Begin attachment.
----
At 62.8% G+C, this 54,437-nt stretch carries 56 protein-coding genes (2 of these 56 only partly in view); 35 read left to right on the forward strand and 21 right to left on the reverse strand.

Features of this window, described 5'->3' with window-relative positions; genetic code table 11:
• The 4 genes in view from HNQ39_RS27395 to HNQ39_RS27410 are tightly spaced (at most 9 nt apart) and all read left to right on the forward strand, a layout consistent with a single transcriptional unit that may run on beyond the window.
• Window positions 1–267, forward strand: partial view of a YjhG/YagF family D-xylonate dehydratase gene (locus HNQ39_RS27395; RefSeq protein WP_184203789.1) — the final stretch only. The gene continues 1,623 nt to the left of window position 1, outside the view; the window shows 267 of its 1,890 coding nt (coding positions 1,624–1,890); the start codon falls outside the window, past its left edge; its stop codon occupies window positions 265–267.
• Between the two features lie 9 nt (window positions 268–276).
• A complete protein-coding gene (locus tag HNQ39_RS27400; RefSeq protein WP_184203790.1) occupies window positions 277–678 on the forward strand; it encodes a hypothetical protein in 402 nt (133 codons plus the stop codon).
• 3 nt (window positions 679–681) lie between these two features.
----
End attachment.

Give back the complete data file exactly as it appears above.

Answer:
At 62.8% G+C, this 54,437-nt stretch carries 56 protein-coding genes (2 of these 56 only partly in view); 35 read left to right on the forward strand and 21 right to left on the reverse strand.

Features of this window, described 5'->3' with window-relative positions; genetic code table 11:
• The 4 genes in view from HNQ39_RS27395 to HNQ39_RS27410 are tightly spaced (at most 9 nt apart) and all read left to right on the forward strand, a layout consistent with a single transcriptional unit that may run on beyond the window.
• Window positions 1–267, forward strand: partial view of a YjhG/YagF family D-xylonate dehydratase gene (locus HNQ39_RS27395; RefSeq protein WP_184203789.1) — the final stretch only. The gene continues 1,623 nt to the left of window position 1, outside the view; the window shows 267 of its 1,890 coding nt (coding positions 1,624–1,890); the start codon falls outside the window, past its left edge; its stop codon occupies window positions 265–267.
• Between the two features lie 9 nt (window positions 268–276).
• A complete protein-coding gene (locus tag HNQ39_RS27400; RefSeq protein WP_184203790.1) occupies window positions 277–678 on the forward strand; it encodes a hypothetical protein in 402 nt (133 codons plus the stop codon).
• 3 nt (window positions 679–681) lie between these two features.